Fluoride toxicity

The Food & Drug Administration now requires that all fluoride toothpastes sold in the United States bear the following poison warning:

“WARNING: Keep out of reach of children under 6 years of age. If you accidentally swallow more than used for brushing, seek professional help or contact a poison control center immediately.”

The FDA warning is necessary because relatively small doses of fluoride can induce symptoms of acute fluoride toxicity (i.e., poisoning). Early symptoms of fluoride poisoning include gastrointestinal pain, nausea, vomiting, and headaches. The minimum dose that can produce these symptoms is estimated to be 0.1 to 0.3 mg/kg of fluoride (i.e., 0.1 to 0.3 milligrams of fluoride for every kilogram of bodyweight). A child weighing 10 kilograms, therefore, can suffer symptoms of acute toxicity by ingesting just 1 to 3 milligrams of fluoride in a single sitting.

The practice of water fluoridation has been controversial from day one. It was first introduced in the U.S. in the 1940s, when Grand Rapids, Mich. added fluoride to its public water supply in the wake of wide evidence that fluoride helps strengthen teeth and supports oral health. Many of us use toothpaste with fluoride in it for this purpose, and organizations like the American Dental Association and the International Dental Federation believe that drinking water with added fluoride can help our teeth in much the same way that toothpaste does. After the World Health Organization’s 1969 endorsement, countries throughout the world began fluoridating their drinking water.
However, in the 1970s through the1990s, some European countries reversed their stance. Countries like Germany, Sweden, the Netherlands and Finland discontinued fluoridation, while France never even started. The exact reasons for the policy change depend on who you ask.

In high concentrations, soluble fluoride salts are toxic and skin or eye contact with high concentrations of many fluoride salts is dangerous. Referring to a common salt of fluoride, sodium fluoride (NaF), the lethal dose for most adult humans is estimated at 5 to 10 g (which is equivalent to 32 to 64 mg/kg elemental fluoride/kg body weight).[1][2][3] Ingestion of fluoride can produce gastrointestinal discomfort at doses at least 15 to 20 times lower (0.2–0.3 mg/kg) than lethal doses.[4] Although helpful for dental health in low dosage, chronic exposure to fluoride in large amounts interferes with bone formation. In this way, the greatest examples of fluoride poisoning arise from fluoride-rich ground water

In India an estimated 60 million people have been poisoned by well water contaminated by excessive fluoride, which is dissolved from the granite rocks. The effects are particularly evident in the bone deformations of children. Similar or larger problems are anticipated in other countries including China, Uzbekistan, and Ethiopia.[5]

Historically, most cases of acute fluoride toxicity have followed accidental ingestion of sodium fluoride based insecticides or rodenticides.[9] Currently, in advanced countries, most cases of fluoride exposure are due to the ingestion of dental fluoride products.[10] Although exposure to these products does not often cause toxicity, in one study 30% of children exposed to fluoride dental products developed mild symptoms.[10] Other sources include glass-etching or chrome-cleaning agents likeammonium bifluoride or hydrofluoric acid,[11][12] industrial exposure to fluxes used to promote the flow of a molten metal on a solid surface, volcanic ejecta (for example, in cattle grazing after an 1845–1846 eruption of Hekla and the 1783–1784 flood basalt eruption of Laki), and metal cleaners. Malfunction of water fluoridation equipment has happened several times, including a notable incident in Alaska.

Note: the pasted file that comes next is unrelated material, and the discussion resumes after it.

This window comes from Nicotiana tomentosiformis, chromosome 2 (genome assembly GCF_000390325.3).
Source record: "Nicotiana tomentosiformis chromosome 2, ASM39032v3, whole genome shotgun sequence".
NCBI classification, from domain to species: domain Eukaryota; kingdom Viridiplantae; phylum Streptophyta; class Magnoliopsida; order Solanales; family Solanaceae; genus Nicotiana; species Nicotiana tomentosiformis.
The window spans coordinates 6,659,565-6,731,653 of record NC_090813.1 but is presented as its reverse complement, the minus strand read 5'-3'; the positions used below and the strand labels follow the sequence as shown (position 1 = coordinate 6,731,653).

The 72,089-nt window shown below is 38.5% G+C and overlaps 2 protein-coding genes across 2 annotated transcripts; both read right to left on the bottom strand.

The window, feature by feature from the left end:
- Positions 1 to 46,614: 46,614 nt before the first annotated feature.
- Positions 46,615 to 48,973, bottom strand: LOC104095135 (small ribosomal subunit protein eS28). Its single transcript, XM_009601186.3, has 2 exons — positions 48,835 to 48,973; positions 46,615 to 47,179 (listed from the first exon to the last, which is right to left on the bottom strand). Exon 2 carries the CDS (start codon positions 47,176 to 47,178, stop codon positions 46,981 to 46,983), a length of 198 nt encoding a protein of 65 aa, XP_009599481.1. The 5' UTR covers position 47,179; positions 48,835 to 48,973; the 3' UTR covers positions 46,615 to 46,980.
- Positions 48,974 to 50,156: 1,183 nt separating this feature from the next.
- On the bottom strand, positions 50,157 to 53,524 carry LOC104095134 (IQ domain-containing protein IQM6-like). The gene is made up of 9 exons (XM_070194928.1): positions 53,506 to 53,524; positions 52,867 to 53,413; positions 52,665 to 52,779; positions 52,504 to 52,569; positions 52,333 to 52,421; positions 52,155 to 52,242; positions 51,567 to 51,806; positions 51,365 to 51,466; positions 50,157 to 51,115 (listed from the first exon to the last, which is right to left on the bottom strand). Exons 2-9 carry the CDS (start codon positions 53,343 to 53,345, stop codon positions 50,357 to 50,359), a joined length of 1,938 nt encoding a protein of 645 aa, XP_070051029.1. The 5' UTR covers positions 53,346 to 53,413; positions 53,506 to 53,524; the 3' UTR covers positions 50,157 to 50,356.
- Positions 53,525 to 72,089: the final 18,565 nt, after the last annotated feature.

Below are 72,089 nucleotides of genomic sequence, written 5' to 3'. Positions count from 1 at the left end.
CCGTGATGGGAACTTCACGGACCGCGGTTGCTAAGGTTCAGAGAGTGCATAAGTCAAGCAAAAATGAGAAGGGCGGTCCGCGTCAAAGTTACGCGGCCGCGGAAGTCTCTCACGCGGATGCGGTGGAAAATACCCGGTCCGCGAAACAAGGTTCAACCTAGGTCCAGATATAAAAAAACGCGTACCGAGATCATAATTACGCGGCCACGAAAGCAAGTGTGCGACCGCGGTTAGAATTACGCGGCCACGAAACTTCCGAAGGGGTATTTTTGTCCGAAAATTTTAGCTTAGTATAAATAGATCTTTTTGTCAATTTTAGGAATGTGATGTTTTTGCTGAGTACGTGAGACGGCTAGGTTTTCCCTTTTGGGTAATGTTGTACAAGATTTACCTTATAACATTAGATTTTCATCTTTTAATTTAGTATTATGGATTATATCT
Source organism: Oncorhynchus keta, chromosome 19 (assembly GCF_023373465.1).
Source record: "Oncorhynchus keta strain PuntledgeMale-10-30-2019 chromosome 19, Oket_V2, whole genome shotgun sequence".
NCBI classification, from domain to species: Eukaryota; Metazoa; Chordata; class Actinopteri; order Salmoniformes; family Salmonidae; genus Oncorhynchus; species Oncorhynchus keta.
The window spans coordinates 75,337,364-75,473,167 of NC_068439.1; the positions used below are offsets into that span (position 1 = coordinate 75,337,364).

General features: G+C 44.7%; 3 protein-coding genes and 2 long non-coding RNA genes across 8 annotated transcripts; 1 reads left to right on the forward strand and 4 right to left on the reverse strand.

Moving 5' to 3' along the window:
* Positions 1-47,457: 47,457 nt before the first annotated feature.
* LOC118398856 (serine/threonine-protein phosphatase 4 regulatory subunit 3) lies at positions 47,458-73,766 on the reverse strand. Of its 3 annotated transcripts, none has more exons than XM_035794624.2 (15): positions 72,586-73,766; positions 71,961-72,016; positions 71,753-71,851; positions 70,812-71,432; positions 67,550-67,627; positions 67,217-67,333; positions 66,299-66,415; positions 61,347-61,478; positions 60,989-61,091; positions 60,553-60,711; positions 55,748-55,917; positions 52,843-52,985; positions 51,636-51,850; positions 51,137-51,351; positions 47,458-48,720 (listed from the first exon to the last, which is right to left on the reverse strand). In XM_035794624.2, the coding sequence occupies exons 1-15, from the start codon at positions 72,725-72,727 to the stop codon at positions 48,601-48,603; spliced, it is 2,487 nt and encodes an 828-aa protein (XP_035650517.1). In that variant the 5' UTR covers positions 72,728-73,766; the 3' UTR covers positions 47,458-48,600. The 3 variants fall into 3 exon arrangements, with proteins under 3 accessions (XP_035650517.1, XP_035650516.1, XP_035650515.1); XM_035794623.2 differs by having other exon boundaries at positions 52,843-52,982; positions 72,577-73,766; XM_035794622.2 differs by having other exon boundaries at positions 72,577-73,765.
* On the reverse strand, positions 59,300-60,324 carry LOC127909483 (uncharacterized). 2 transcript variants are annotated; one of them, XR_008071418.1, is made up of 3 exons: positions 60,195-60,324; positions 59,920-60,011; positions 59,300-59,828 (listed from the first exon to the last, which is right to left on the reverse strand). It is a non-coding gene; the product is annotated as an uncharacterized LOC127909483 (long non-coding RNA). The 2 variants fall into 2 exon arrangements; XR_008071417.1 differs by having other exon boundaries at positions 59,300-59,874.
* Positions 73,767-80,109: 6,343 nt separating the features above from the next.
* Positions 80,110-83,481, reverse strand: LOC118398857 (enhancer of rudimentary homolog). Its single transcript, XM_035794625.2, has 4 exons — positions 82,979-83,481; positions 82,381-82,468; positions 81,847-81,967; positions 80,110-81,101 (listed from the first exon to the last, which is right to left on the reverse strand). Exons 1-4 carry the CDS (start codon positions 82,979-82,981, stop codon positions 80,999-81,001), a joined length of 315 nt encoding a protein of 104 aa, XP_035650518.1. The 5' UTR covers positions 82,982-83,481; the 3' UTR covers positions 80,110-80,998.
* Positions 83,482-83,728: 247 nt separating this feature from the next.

Children may experience gastrointestinal distress upon ingesting sufficient amounts of flavored toothpaste. Between 1990 and 1994, over 628 people, mostly children, were treated after ingesting too much fluoride-containing toothpaste. “While the outcomes were generally not serious,” gastrointestinal symptoms appear to be the most common problem reported

A meta analysis conducted on epidemiological studies conducted in China concluded that exposure to “high” levels of fluoride (variously defined) in childhood was associated with a reduction in IQ of about 7 points.[14][15] The authors of the meta analysis noted that this research is not applicable to the safety of artificial water fluoridation because the adverse effects on IQ was found with fluoride levels that were much higher than typically found in artificially fluoridated water.[16] The meta analysis has been criticized for failing to account for confounding factors. For example, in some of the studies fluoride exposure came from the burning of high fluoride content coal, and used a control group from an area in which wood was used as fuel.

Danish researcher Kaj Roholm published Fluorine Intoxication in 1937, which was praised in a 1938 review by dental researcher H. Trendley Dean as “probably the outstanding contribution to the literature of fluorine”.[31] Since that time, the fluoridation of public water has been widely implemented and has been hailed as one of the top medical achievements of the 20th Century.[32] The effects of fluoride-rich ground water became recognized in the 1990s.

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